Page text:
Cervical Radiofrequency Neurotomy for Chronic Neck Pain & Headaches

Cervical Radiofrequency Neurotomy for Chronic Neck Pain & Headaches

Printer Friendly Version

What are cervical facet joints?

Facet joints are found on both sides of the spine.  Each is about the size of a thumbnail.  Cervical facet joints are named for the vertebrae they connect and the side of the spine where they are found.  The right C3-4 facet joint, for example, joins the 3rd and 4th vertebrae on the right side.  Facet joints not only connect the vertebrae, but they also guide the spine during movement.


What is cervical facet joint pain?

Cervical facet joint pain is the result of joint dysfunction, either due to injury or irritation.  Pain from an irritated cervical facet joint may range from simple muscle tension to more severe pain.  Depending on which facet joint is affected, the pain may occur in an area from the head down to the shoulder blades.


How do I know if I have cervical facet pain?

If you have pain in one or more of these areas when you turn your head, and it has lasted longer than a few months, you may have cervical facet pain.


What is a cervical radiofrequency neurotomy?

During this procedure, radiofrequency energy is used to disrupt function of a cervical medial branch nerve, so that it can no longer transmit pain from the irritated joint.  This is a safe and very effective procedure for chronic pain stemming from the cervical facet joints.


What happens during an injection?

This procedure is normally done with intravenous sedation.  Sedation will require that you fast for four hours prior to the procedure.  If you will not be having sedation, we recommend that you eat a normal meal prior to the procedure.  A local anesthetic will be used to numb the skin.  The doctor will then insert a thin needle directly into the facet joint.  If at any point in time the procedure becomes painful, you should let the doctor know as he can use more anesthetic to numb the painful area.  Fluoroscopy, a type of x-ray, will be used to ensure the safe and proper position of the needle.  The doctor will then check that the needle is in the proper position by stimulating the nerve.  This may cause muscle twitching.  When the needle is in the correct position, the area will be numbed.  Radiofrequency energy will then be used to disrupt the medial branch nerve.  This often feels warm or tingly, but should not be painful.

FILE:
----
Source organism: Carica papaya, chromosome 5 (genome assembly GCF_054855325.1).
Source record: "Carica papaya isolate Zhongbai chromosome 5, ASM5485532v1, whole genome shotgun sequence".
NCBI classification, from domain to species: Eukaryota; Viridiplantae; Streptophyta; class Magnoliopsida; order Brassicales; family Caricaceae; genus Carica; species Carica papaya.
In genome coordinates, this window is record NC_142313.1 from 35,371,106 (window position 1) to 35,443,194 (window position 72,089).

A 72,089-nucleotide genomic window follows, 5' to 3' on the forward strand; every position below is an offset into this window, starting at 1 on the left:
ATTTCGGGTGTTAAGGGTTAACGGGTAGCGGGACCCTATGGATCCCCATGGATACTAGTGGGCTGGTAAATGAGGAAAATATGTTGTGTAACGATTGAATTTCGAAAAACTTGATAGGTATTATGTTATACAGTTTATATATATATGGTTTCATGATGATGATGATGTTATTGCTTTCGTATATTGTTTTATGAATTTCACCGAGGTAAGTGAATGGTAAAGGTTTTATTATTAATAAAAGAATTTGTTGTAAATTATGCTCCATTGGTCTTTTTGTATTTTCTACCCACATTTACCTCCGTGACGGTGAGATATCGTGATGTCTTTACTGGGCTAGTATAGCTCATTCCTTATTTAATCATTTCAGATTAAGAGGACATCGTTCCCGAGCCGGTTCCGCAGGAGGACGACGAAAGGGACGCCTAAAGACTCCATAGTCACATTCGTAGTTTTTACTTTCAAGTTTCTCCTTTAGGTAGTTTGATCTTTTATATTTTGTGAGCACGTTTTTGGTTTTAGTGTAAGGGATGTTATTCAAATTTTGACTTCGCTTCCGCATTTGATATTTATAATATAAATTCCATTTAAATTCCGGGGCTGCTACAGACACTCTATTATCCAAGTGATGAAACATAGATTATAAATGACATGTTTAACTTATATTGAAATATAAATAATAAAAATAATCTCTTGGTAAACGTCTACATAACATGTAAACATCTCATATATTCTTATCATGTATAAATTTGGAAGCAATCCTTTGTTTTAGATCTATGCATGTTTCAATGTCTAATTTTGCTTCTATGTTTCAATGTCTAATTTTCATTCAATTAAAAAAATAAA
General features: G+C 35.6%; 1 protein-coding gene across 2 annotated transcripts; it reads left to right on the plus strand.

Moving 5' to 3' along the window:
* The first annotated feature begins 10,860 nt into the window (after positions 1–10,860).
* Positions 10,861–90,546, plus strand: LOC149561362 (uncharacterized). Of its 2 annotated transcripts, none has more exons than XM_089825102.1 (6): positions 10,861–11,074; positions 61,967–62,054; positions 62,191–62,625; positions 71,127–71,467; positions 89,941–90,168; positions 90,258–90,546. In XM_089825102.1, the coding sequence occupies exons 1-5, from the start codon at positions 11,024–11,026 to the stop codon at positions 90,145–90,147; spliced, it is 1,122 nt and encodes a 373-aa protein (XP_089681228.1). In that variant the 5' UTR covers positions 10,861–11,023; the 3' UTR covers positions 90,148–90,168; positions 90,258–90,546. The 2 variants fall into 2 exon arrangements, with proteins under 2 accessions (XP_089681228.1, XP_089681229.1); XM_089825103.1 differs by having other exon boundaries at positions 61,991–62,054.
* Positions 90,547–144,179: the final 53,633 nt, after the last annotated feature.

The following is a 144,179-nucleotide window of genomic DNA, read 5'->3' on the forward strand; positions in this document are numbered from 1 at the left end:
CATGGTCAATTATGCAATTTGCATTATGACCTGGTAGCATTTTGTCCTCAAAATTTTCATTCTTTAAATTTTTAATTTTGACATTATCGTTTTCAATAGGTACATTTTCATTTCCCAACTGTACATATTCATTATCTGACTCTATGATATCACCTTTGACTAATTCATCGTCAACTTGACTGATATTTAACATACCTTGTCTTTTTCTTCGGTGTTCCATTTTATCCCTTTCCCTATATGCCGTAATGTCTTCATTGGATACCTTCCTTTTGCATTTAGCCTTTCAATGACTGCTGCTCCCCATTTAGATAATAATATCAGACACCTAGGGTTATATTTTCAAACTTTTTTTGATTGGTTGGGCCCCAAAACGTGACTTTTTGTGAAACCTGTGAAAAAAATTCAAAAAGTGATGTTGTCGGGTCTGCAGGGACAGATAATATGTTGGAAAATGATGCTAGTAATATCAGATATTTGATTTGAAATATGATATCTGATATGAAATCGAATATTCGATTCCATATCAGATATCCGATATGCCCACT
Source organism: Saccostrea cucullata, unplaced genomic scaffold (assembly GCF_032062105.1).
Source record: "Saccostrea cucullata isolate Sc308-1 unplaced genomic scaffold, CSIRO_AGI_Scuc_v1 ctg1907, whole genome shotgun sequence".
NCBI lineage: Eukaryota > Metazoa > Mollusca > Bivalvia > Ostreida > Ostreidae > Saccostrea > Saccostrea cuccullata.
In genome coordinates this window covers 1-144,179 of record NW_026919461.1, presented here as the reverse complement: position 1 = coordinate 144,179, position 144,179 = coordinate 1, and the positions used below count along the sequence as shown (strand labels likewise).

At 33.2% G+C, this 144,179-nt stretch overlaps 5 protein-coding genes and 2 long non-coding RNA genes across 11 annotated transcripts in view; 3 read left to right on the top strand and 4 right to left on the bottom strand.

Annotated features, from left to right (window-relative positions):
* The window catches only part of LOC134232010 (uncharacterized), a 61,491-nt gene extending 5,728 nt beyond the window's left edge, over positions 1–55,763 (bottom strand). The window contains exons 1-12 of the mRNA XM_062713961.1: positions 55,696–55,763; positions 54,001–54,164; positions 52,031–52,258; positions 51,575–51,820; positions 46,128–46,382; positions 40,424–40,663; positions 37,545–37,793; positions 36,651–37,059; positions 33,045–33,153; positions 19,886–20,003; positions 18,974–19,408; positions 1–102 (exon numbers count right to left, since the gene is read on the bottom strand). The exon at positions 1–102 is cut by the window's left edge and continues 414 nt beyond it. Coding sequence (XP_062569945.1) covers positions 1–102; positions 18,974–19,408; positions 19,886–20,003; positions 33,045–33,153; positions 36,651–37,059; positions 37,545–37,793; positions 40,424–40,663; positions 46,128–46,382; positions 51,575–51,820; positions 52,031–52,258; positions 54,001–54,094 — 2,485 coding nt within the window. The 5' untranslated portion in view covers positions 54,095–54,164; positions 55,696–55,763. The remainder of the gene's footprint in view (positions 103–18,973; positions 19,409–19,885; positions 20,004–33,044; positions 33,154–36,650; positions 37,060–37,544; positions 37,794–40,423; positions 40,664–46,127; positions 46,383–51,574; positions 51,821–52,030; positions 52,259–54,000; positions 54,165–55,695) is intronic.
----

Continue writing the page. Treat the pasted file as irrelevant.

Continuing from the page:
What happens after an injection?

You will be monitored for approximately 30 minutes after the procedure.  Before you leave the clinic, you will be given discharge instructions.  Please keep track of your pain as this will help you doctor determine the next step in treatment.  It is normal to feel better immediately after the procedure.  This is the effect of the anesthetic.  It will most likely wear off a few hours after the procedure.  You may feel sore for a few days after the procedure.  This is normal and is caused by mild muscle or nerve irritation.  Full pain relief takes anywhere from two to four weeks.  You should be able to return to work the day after the procedure.


How long can I expect pain relief?

Nerves have to regenerate after a radiofrequency neurotomy procedure.  The typical duration of pain relief is 10 – 16 months.  If your pain returns at that time, the procedure can be repeated.